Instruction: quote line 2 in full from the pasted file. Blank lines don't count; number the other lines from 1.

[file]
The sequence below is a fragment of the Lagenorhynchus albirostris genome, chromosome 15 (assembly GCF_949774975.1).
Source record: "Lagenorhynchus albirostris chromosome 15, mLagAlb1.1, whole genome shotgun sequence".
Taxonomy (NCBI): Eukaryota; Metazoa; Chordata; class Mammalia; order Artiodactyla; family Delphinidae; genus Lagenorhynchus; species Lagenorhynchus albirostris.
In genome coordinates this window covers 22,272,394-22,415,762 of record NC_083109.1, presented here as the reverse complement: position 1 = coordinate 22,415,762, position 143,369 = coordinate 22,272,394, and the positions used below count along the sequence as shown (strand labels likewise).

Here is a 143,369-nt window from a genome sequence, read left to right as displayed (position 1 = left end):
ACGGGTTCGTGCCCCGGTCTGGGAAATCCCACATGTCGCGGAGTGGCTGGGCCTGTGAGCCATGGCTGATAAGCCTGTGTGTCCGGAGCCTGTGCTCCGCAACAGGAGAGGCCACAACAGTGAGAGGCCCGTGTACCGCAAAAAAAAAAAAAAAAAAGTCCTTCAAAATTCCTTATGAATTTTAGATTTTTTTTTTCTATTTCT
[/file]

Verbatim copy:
Source record: "Lagenorhynchus albirostris chromosome 15, mLagAlb1.1, whole genome shotgun sequence".